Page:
I recently had a chance to talk to CBC News about the fact that ticks can be active anytime temperatures are over 4 Celsius which means, with our ever-changing climate, you can find a tick on you and your pets in December, January, or any time of the year. It is amazing the number of people that think of ticks as just a Spring thing. I guess that may have something to do with the fact that most of the news about ticks, and the diseases that they can carry, happen mostly in May which is generally thought of as Lyme Disease Awareness Month.

It is also amazing that many people feel that as long as they are not in the woods, they are safe (the title of this post probably doesn’t help, but I thought it was catchy). Ticks have now found their ways into local parks, school yards, and onto residential properties (even in cities). They can be deposited anywhere animals travel and birds land. Not a hiker? You can still be at risk! Although not all ticks carry disease, and there are certainly areas of a higher, and lower, concentration of ticks and a higher, and lower, percentage carrying disease, it’s time to rethink our opinion of ticks and the diseases/illnesses that they can carry.

We need to change the mindset of anyone and everyone that spends time outdoors, whether it is for sport, relaxation, work or any other reason. Ticks are here to stay and bite prevention needs to become a daily routine. If you just add a quick brush down before you go inside, toss your clothes in the dryer on high for about 20 minutes, and shower and tick check soon after being outside, that will help considerably. For those working, or spending long periods of time, in high risk areas I would strongly recommend you look into permethrin treated clothes.

Now that tick “season” and flu season can be one and the same, the prevention of bites is of utmost importance. If you don’t get a rash, which is fairly common, and just have flu-like symptoms soon after a bite, what do you think the likelihood of you, or your Doctor, thinking Lyme and tick borne diseases? If I were to hazard a guess, I would say that the likelihood is just about nil.

Although the immune system of some people can fight the bacteria/illnesses transmitted, there may be a time when your immune system is compromised and symptoms can flair. If you haven’t been doing your regular tick checks and prevention measures, it is fairly common not to know about a bite. The little buggers are so small and stealthy many bites are missed. MANY! Unfortunately, for some, this can result in a steady climb of the number of symptoms and the number of systems affected. Trying to find an answer for this steady decline in health can take weeks, months, or even years. For some people, that answer is never received.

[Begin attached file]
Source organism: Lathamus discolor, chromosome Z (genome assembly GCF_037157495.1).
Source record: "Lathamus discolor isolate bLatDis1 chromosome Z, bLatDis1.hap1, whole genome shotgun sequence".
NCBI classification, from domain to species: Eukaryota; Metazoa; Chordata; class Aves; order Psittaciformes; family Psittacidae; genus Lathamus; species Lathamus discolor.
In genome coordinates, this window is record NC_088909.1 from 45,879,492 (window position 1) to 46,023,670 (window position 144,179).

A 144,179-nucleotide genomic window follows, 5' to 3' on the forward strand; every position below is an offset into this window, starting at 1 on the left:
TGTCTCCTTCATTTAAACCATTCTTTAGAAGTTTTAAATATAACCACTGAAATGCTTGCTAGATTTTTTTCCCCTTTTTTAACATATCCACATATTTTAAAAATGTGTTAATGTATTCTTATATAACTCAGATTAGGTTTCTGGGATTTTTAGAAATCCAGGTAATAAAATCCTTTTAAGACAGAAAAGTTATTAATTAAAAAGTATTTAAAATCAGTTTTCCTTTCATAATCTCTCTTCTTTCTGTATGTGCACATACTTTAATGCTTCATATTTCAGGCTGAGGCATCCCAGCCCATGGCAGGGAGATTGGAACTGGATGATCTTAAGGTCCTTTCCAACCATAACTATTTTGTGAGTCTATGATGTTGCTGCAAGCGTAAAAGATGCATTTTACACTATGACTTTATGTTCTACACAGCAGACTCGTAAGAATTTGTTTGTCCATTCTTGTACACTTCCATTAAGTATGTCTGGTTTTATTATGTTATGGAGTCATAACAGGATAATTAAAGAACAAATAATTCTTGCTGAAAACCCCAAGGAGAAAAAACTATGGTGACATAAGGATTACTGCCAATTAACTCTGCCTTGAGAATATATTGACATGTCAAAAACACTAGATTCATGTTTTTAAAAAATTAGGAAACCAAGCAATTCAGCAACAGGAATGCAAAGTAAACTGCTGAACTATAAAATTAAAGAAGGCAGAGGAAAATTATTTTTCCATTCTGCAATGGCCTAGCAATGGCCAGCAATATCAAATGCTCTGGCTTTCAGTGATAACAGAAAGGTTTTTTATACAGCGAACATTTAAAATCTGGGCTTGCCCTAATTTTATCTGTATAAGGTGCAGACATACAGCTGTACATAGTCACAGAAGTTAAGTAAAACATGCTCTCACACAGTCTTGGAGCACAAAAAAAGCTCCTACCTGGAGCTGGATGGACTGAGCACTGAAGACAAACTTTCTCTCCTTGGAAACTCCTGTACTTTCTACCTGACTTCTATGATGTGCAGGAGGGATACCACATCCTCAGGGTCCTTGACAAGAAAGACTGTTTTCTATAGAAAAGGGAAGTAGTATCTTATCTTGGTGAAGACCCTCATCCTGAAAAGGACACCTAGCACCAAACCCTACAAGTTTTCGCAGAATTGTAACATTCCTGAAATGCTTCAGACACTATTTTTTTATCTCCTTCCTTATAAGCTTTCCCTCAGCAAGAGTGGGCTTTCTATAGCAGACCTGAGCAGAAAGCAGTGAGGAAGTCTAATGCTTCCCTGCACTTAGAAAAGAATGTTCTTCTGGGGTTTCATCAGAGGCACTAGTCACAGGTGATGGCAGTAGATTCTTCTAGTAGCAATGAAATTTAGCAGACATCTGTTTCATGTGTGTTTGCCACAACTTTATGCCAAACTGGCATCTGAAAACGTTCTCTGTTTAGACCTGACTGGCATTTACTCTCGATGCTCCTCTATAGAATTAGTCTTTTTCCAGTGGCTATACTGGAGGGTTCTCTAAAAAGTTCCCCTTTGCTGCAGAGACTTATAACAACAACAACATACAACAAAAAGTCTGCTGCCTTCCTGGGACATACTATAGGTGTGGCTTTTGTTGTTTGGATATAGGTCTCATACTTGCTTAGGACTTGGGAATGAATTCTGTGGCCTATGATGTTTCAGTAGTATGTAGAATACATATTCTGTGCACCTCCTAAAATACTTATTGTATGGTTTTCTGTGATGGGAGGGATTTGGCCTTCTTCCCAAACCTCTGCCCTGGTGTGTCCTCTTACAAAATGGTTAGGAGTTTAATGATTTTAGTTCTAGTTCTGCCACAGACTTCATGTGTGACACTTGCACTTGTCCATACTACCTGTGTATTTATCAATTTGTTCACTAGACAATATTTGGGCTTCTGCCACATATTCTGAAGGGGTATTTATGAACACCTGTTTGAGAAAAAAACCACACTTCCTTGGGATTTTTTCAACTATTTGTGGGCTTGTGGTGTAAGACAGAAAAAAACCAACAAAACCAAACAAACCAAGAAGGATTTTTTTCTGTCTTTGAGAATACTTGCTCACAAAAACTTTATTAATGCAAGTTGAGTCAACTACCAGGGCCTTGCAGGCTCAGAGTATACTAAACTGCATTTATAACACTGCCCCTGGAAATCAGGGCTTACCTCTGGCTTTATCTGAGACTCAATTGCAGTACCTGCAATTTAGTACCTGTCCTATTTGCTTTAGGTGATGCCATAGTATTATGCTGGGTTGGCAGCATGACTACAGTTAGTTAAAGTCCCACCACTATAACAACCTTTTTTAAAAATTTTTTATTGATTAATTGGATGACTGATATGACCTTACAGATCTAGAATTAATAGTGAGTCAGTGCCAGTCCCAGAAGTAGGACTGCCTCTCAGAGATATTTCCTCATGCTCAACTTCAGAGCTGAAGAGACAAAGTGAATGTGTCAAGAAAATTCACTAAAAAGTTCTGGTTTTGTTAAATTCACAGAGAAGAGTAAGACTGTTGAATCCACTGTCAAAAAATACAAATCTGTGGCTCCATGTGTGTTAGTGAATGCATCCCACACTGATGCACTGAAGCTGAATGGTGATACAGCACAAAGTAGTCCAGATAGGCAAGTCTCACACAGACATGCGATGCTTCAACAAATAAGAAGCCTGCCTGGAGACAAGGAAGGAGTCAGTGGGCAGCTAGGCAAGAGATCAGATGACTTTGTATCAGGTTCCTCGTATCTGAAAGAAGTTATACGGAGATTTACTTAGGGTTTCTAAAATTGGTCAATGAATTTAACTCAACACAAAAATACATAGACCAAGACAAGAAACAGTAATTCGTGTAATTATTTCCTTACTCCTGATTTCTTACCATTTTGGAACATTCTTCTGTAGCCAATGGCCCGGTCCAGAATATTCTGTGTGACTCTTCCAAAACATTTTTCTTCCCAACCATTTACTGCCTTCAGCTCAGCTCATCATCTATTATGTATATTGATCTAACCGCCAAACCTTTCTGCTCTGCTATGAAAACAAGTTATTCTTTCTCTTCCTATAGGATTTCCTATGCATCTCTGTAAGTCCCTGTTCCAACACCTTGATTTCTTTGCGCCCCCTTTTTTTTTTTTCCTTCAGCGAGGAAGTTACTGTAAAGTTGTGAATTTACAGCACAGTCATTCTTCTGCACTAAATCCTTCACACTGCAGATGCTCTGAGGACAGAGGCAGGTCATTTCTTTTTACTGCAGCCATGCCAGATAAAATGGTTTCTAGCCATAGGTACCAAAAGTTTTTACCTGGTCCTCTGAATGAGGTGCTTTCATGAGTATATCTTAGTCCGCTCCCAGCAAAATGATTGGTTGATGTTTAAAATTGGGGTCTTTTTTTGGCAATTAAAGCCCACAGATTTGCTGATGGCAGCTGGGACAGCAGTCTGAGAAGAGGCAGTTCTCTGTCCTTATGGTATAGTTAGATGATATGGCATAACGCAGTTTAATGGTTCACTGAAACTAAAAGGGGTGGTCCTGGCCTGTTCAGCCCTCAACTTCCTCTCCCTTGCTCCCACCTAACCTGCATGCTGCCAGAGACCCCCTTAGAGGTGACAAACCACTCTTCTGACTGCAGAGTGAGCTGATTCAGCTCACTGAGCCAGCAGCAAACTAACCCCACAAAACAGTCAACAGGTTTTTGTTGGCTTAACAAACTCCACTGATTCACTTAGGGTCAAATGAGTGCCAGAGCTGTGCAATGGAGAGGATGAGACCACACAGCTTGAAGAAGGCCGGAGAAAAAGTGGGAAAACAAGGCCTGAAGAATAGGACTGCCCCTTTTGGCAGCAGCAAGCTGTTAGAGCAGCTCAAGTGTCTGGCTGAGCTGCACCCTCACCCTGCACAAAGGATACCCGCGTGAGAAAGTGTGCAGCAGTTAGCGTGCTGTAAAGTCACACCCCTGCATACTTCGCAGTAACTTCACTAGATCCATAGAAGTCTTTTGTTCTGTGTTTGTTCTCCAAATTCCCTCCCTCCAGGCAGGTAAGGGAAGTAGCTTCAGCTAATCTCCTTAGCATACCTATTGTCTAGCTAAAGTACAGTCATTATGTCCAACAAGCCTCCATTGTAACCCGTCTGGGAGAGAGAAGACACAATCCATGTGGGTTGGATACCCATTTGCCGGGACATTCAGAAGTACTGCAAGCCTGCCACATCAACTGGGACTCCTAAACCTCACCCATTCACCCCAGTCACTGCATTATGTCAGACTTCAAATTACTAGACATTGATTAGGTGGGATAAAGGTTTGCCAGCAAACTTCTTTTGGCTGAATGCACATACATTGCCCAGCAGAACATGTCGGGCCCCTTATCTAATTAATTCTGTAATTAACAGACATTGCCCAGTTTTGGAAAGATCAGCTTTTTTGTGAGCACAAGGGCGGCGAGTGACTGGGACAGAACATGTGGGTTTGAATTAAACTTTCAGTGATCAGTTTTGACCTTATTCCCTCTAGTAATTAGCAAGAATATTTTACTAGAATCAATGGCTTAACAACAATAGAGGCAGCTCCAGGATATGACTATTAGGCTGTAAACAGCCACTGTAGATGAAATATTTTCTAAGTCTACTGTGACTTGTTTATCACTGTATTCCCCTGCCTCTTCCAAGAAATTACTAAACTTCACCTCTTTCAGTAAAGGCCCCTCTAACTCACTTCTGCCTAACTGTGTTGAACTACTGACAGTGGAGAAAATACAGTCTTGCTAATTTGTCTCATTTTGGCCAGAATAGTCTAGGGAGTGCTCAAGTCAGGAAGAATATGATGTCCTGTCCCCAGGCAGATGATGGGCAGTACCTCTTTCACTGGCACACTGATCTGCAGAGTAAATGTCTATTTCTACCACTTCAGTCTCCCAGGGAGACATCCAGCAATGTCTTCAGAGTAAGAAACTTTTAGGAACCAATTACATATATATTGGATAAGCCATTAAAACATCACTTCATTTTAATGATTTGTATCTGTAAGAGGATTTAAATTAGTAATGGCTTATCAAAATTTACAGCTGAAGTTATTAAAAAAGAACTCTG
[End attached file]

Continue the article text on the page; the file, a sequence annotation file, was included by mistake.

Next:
Because we generally hear in Canada that Lyme and tick borne diseases are rare, hard to get and easy to treat, many do not take the issue as seriously as they should. This needs to change. The CDC notes early signs and symptoms and later signs and symptoms of untreated Lyme – Of course, this does not take into consideration any symptoms one may have due to co-infections (other illnesses/viruses/diseases transmitted at the same time as Lyme). The symptoms can be many and can affect any and all systems in your body. Lyme and several other tick borne illnesses can kill!

Time to take this issue seriously – all year! Protect yourself, your family and your pets!




  1. Hi Donna,

    Great to read your posts. I have just been diagnosed with Lyme disease and we think (and hope) that we got it early. I am on my 3rd week of antibiotics. I am not at home now, in Florida until mid December. I am amazed at how great the support has been from NS health and my Docs. And they tracked me down here! It was quite a shock, but as you have said, they can go undetected and as you probably know, I live in tick heaven beside Admiral’s Cove Park! I will get in touch when I get home. Sue Martin



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